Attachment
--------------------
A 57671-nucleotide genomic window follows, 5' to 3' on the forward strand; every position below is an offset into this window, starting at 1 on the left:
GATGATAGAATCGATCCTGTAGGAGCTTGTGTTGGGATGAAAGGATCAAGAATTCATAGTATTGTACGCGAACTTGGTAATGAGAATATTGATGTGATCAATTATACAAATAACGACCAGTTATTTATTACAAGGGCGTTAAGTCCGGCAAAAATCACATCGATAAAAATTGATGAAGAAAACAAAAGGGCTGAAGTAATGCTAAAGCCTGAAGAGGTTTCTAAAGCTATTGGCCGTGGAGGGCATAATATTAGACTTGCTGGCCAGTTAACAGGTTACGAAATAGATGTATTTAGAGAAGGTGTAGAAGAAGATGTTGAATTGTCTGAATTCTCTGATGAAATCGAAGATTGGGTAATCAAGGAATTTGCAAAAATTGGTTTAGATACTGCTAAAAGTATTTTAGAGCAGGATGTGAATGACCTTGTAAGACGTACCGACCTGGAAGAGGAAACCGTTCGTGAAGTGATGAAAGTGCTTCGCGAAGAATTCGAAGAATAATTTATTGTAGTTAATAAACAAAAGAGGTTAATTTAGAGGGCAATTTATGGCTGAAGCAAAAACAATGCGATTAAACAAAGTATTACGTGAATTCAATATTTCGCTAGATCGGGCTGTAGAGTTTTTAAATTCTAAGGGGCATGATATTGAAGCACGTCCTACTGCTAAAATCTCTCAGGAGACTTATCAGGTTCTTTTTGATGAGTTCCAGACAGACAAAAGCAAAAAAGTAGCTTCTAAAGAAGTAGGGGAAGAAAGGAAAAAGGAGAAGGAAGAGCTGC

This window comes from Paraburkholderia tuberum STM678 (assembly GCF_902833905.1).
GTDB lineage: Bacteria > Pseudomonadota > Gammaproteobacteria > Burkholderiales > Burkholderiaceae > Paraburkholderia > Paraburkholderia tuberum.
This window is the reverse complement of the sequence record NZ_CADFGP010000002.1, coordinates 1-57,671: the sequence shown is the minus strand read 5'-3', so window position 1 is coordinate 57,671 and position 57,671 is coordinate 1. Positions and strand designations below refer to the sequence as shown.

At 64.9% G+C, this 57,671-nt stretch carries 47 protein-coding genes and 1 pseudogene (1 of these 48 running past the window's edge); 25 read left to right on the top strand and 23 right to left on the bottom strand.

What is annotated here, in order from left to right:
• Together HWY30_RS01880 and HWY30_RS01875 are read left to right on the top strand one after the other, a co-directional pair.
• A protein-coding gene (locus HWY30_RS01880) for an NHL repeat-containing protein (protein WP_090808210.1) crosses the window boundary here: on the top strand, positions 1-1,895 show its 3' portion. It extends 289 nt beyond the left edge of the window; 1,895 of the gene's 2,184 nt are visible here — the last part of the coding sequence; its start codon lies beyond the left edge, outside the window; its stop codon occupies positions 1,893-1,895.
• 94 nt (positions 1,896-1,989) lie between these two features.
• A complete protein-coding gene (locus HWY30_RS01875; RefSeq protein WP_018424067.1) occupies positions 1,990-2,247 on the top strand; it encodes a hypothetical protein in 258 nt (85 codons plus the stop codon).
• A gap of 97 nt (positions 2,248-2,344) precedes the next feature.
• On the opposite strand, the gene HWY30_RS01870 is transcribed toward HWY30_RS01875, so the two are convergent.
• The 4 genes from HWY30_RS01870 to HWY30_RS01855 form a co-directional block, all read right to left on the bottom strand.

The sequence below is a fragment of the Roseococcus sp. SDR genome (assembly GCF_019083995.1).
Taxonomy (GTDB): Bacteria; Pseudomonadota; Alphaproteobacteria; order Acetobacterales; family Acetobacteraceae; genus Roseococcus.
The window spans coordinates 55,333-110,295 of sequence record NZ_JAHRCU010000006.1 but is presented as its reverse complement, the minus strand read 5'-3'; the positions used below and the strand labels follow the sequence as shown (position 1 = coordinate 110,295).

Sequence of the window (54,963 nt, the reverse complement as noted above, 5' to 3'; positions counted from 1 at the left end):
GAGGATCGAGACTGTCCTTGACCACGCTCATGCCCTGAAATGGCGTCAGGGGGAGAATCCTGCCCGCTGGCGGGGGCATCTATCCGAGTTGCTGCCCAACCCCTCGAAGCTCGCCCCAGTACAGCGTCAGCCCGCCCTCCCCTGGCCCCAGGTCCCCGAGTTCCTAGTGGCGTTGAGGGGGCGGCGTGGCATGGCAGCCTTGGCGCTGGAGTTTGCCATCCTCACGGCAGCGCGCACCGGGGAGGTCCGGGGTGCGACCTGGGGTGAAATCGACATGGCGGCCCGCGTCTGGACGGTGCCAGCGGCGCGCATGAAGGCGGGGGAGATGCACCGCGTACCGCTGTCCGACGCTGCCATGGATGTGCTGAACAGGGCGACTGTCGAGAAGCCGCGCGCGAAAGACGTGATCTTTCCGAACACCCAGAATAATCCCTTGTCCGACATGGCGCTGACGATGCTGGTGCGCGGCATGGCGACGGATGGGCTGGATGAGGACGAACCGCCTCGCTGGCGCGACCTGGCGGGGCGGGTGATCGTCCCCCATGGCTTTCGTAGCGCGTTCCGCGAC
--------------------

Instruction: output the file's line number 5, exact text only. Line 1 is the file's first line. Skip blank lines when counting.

This window is the reverse complement of the sequence record NZ_CADFGP010000002.1, coordinates 1-57,671: the sequence shown is the minus strand read 5'-3', so window position 1 is coordinate 57,671 and position 57,671 is coordinate 1. Positions and strand designations below refer to the sequence as shown.